A few months later, in March 1970, Nixon also requested that Church Colson, his main political hatchet man, "develop a list of wealthy people with strong religious interest to be invited to the White House church service." Colson was rewarded for his work; his seat allocation responsibilities increased from 45 to 50 per service. Only the president's secretary, Rose Mary Woods, was responsible for as many seats.

Nixon also engineered the guest list as a way to tame his opponents. Haldeman explained this in another memo, writing that the president

wants to hold more Church Services than we've had in the past and he wants these to be the one major opportunity where we bring in Democrats and others who are against us. The point here is that when we do this, and especially when we bring them in with their families, we tend to cut the hostility a bit.

This small bit of history suggests that Nixon was a faithful disciple of Machiavelli. He was also a relatively effective Machiavellian, fooling Billy Graham and countless other everyday citizens into thinking that the services were primarily about worshipping God. How cruel.

But Graham, I should note, was not merely an innocent victim; he regularly pitched conservative ministers who would preach sermons that Nixon would not find distasteful. Together, Nixon and Graham formed an unholy alliance that turned God into a conservative Republican -- a heresy among heresies.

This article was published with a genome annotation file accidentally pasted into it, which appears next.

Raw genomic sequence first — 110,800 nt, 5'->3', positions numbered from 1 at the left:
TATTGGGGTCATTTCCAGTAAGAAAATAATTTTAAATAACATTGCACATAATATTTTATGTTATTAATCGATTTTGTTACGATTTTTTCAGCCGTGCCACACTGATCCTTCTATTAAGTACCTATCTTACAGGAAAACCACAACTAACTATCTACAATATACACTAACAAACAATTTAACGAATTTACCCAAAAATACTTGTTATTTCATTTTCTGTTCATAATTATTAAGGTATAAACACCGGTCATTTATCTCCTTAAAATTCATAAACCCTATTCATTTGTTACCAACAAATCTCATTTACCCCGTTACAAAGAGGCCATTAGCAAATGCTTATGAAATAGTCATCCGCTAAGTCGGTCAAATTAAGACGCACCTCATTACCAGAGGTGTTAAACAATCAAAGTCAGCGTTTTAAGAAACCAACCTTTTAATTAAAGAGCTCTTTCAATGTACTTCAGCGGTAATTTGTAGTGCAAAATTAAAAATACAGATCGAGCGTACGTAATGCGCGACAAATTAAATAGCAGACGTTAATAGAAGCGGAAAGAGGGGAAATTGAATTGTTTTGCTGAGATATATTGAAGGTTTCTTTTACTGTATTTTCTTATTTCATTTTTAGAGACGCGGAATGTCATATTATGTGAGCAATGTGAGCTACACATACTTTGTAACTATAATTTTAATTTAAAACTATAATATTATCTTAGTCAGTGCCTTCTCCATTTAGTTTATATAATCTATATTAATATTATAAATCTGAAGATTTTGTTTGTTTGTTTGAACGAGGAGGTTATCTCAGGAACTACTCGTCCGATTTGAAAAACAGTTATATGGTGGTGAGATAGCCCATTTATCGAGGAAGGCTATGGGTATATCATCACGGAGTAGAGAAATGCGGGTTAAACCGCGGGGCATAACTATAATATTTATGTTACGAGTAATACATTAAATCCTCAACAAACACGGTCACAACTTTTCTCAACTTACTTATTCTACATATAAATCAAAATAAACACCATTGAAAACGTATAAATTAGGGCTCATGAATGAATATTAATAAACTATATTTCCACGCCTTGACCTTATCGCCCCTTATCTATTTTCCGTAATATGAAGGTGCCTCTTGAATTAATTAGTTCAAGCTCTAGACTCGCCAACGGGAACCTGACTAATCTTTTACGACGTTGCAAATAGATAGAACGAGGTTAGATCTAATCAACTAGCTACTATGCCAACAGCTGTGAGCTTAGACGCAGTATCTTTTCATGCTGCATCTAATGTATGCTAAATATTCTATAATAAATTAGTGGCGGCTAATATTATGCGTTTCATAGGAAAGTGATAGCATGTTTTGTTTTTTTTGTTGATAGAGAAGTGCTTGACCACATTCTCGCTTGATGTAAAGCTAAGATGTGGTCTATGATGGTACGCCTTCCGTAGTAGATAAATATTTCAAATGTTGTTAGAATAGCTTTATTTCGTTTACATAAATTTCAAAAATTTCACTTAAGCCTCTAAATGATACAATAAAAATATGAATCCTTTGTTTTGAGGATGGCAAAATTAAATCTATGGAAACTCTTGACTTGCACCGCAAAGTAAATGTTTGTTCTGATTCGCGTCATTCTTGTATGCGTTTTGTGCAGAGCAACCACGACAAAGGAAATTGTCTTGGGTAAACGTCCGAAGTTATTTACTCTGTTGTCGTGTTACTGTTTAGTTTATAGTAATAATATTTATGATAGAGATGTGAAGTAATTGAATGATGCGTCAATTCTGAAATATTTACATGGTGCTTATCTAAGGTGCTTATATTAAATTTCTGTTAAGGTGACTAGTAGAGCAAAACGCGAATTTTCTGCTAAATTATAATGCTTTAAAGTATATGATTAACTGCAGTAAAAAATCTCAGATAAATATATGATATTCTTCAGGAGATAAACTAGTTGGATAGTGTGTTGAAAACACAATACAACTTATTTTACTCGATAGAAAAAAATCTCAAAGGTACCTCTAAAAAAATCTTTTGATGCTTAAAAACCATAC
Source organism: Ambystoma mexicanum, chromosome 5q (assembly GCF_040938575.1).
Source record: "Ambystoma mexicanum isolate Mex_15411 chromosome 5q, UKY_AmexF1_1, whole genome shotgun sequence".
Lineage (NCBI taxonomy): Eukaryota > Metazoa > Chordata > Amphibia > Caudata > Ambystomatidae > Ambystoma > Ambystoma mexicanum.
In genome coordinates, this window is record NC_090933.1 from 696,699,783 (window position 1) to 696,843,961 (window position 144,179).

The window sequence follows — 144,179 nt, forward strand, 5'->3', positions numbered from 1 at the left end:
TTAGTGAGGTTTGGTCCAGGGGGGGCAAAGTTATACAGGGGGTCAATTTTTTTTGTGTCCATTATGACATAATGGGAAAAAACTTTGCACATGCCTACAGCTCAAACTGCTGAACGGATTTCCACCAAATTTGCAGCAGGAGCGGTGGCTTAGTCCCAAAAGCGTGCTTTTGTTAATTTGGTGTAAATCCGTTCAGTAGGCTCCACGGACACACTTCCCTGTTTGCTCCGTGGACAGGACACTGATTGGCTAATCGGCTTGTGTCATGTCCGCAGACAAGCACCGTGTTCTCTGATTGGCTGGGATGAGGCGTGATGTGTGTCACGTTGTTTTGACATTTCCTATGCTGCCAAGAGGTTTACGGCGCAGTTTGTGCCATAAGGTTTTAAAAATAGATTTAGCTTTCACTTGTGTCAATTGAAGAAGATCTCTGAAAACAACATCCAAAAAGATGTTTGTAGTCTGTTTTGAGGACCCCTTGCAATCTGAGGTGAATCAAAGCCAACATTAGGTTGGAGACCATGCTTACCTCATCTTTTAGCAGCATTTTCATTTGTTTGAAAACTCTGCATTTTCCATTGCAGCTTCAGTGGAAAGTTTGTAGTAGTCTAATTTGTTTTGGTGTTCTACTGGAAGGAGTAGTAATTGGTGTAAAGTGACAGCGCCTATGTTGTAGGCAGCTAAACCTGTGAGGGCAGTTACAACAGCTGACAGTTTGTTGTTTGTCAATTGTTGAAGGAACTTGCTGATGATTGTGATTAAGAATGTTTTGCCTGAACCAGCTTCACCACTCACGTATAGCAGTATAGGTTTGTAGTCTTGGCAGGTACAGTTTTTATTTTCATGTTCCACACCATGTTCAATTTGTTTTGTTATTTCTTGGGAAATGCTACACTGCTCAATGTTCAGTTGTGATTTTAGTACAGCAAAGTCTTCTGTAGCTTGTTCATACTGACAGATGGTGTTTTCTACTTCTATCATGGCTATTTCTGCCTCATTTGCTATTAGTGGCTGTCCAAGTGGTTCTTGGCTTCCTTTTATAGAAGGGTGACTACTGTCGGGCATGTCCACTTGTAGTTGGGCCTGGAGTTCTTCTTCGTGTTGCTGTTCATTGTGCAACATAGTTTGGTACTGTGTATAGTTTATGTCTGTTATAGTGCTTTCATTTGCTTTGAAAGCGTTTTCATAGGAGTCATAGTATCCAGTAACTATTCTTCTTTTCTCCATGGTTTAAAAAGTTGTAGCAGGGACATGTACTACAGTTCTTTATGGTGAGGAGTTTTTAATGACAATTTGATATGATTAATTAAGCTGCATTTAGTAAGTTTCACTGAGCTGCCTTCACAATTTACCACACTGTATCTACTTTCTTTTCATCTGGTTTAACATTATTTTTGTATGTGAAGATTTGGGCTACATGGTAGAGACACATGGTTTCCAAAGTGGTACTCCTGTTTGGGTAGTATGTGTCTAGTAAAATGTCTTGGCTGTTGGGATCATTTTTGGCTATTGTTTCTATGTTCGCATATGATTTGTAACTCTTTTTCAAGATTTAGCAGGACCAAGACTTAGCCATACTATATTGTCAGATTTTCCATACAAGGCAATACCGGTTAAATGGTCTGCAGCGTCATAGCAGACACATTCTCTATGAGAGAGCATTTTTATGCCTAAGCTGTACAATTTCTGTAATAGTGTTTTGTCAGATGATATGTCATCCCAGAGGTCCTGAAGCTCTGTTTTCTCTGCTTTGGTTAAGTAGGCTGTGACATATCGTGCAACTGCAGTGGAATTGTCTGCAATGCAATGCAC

If nothing else, the Nixon White House services can help us imagine the ongoing danger of religious invitations from the White House. They're not sweet. They're not kind. They're not generous. They most likely emerge out of a Machiavellian process focused on shoring up votes, and they can indeed dull the critical faculties, turning the invited into fawning disciples begging to carry the president's cloak.

But that effect is not necessary: The next person to be selected to deliver the benediction at the president's inauguration does not have to be like Billy Graham. He or she does not have to be as compliant and complicit as all those speakers and worshippers at the heretical Nixon White House services.

Even though he or she has been chosen for political purposes to deliver "a good word," the next invitee can easily exercise freedom -- the freedom of God -- from those who seek to wield the sacred merely for the profane.

How best to do this?

For God's sake, send the invitation back -- with a prophetic malediction.